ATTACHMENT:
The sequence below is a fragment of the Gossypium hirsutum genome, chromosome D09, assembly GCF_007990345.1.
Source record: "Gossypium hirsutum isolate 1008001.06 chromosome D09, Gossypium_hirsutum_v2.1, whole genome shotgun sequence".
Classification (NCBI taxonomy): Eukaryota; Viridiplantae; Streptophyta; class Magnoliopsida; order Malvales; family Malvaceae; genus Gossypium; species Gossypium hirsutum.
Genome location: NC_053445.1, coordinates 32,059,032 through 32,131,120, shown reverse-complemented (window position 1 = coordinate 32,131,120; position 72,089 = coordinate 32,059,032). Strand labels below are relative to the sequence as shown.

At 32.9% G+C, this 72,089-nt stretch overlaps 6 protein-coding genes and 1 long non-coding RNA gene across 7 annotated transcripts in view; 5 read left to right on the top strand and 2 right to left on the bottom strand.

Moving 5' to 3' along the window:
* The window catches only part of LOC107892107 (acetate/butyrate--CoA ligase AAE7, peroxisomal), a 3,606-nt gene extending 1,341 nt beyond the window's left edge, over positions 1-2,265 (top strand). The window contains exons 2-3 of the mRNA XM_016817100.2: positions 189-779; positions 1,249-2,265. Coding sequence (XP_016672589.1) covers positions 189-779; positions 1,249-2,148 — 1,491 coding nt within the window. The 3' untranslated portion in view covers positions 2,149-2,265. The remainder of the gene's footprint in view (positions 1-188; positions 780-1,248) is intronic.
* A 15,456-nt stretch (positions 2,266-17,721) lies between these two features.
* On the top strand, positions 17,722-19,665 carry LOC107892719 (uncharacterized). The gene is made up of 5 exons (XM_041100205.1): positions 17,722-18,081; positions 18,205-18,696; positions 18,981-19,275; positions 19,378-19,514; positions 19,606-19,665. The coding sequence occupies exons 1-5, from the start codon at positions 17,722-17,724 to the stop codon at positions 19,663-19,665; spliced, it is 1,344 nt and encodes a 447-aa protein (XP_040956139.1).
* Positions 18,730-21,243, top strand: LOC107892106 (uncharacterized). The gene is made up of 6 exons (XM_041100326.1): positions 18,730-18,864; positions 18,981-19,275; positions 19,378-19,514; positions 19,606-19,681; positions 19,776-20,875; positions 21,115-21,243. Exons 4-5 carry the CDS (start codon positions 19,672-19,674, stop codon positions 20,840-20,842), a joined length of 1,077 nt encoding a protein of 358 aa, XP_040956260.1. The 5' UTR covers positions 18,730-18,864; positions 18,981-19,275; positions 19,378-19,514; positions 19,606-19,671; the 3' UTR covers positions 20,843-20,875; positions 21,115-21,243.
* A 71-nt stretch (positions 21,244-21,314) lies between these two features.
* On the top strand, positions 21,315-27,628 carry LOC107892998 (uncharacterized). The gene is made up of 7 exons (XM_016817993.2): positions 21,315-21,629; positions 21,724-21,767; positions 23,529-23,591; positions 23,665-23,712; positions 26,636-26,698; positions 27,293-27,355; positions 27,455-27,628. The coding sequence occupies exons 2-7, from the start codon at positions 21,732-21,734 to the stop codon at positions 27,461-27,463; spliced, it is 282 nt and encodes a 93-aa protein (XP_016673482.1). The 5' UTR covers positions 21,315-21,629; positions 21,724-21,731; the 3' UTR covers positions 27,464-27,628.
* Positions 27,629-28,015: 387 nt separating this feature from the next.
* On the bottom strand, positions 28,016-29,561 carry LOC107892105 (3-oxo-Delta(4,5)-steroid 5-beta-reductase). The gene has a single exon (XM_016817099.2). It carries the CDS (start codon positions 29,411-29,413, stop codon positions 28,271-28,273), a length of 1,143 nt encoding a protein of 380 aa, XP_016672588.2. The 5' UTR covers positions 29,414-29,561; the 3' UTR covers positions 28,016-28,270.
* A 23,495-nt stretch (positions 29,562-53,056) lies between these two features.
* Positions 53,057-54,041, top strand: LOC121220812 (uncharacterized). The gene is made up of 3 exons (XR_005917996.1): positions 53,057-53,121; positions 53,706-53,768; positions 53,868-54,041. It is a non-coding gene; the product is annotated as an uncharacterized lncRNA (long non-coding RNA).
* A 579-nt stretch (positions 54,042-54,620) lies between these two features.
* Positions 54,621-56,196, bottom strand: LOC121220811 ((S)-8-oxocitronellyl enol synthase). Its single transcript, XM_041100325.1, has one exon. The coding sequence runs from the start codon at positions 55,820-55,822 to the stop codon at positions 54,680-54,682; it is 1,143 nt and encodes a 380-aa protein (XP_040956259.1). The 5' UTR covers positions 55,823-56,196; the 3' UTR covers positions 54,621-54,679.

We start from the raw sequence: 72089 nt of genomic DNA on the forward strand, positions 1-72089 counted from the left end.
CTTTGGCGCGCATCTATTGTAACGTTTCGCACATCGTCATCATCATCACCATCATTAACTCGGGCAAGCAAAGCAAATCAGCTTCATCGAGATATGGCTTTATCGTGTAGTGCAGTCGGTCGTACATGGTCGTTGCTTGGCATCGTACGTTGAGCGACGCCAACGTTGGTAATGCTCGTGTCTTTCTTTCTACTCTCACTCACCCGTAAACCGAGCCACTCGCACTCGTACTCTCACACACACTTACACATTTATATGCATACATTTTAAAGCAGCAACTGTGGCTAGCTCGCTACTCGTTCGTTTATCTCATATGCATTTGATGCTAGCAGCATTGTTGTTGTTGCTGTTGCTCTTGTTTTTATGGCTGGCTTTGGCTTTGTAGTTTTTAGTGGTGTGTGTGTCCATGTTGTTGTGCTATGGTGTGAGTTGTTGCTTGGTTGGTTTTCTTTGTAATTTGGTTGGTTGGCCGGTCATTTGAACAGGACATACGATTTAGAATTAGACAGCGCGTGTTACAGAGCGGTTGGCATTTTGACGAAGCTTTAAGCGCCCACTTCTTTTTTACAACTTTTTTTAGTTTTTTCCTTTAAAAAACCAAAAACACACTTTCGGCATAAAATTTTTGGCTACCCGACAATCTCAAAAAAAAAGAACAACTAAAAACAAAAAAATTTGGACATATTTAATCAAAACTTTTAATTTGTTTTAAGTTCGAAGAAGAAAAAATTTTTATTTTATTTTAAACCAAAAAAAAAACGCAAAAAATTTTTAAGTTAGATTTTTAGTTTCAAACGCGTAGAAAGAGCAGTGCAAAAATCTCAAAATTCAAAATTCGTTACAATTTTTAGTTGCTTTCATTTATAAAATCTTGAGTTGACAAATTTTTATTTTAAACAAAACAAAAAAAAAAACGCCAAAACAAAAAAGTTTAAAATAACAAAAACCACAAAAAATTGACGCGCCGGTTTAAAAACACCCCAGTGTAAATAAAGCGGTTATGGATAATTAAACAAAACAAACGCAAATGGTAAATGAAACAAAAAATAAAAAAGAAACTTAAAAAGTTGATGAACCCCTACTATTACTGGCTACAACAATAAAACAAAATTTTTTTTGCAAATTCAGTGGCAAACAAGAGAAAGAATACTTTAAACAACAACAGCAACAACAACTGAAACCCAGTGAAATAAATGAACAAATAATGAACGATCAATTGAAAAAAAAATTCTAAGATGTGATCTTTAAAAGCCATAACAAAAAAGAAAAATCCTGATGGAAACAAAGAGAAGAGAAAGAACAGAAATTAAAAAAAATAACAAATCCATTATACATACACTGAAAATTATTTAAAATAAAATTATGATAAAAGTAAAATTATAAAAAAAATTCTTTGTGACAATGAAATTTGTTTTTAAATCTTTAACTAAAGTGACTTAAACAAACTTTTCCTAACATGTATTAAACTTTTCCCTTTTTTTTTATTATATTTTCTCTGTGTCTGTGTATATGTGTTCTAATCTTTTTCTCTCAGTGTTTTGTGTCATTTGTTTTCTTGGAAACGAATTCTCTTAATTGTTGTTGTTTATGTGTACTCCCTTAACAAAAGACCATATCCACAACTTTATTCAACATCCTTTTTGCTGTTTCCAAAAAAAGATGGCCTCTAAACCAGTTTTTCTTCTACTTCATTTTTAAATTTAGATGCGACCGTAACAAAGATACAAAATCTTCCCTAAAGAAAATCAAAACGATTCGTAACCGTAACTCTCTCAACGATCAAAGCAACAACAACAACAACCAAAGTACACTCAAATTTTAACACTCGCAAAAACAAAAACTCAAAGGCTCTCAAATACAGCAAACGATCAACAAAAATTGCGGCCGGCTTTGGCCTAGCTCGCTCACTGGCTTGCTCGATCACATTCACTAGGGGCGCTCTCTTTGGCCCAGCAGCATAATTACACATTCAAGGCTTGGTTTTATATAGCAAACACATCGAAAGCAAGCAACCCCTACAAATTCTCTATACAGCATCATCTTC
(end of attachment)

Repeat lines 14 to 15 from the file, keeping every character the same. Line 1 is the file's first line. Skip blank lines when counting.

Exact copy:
* On the bottom strand, positions 28,016-29,561 carry LOC107892105 (3-oxo-Delta(4,5)-steroid 5-beta-reductase). The gene has a single exon (XM_016817099.2). It carries the CDS (start codon positions 29,411-29,413, stop codon positions 28,271-28,273), a length of 1,143 nt encoding a protein of 380 aa, XP_016672588.2. The 5' UTR covers positions 29,414-29,561; the 3' UTR covers positions 28,016-28,270.
* A 23,495-nt stretch (positions 29,562-53,056) lies between these two features.